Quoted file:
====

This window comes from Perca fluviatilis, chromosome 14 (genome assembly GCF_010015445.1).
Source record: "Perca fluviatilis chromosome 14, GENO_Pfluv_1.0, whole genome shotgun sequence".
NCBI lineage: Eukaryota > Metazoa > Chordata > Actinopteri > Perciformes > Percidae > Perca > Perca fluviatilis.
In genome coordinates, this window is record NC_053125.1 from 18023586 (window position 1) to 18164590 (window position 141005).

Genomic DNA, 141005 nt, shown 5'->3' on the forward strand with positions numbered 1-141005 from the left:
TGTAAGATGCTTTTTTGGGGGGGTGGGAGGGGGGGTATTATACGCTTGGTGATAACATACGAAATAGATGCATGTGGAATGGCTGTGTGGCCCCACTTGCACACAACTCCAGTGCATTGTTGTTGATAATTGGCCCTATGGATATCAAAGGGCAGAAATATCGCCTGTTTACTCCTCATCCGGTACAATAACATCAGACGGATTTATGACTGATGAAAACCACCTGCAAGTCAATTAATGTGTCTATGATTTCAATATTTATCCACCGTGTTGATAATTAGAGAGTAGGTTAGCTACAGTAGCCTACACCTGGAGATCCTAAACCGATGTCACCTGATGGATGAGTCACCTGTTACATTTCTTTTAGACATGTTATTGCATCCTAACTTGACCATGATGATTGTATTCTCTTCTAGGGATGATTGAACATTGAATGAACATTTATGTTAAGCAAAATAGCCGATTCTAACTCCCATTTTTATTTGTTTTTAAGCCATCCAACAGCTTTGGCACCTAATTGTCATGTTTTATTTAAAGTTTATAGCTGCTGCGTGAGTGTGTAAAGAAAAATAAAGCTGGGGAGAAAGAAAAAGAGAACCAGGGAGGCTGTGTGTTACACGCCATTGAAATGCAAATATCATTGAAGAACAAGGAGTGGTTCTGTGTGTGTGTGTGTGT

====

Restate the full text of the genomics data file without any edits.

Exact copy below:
This window comes from Perca fluviatilis, chromosome 14 (genome assembly GCF_010015445.1).
Source record: "Perca fluviatilis chromosome 14, GENO_Pfluv_1.0, whole genome shotgun sequence".
NCBI lineage: Eukaryota > Metazoa > Chordata > Actinopteri > Perciformes > Percidae > Perca > Perca fluviatilis.
In genome coordinates, this window is record NC_053125.1 from 18023586 (window position 1) to 18164590 (window position 141005).

Genomic DNA, 141005 nt, shown 5'->3' on the forward strand with positions numbered 1-141005 from the left:
TGTAAGATGCTTTTTTGGGGGGGTGGGAGGGGGGGTATTATACGCTTGGTGATAACATACGAAATAGATGCATGTGGAATGGCTGTGTGGCCCCACTTGCACACAACTCCAGTGCATTGTTGTTGATAATTGGCCCTATGGATATCAAAGGGCAGAAATATCGCCTGTTTACTCCTCATCCGGTACAATAACATCAGACGGATTTATGACTGATGAAAACCACCTGCAAGTCAATTAATGTGTCTATGATTTCAATATTTATCCACCGTGTTGATAATTAGAGAGTAGGTTAGCTACAGTAGCCTACACCTGGAGATCCTAAACCGATGTCACCTGATGGATGAGTCACCTGTTACATTTCTTTTAGACATGTTATTGCATCCTAACTTGACCATGATGATTGTATTCTCTTCTAGGGATGATTGAACATTGAATGAACATTTATGTTAAGCAAAATAGCCGATTCTAACTCCCATTTTTATTTGTTTTTAAGCCATCCAACAGCTTTGGCACCTAATTGTCATGTTTTATTTAAAGTTTATAGCTGCTGCGTGAGTGTGTAAAGAAAAATAAAGCTGGGGAGAAAGAAAAAGAGAACCAGGGAGGCTGTGTGTTACACGCCATTGAAATGCAAATATCATTGAAGAACAAGGAGTGGTTCTGTGTGTGTGTGTGTGT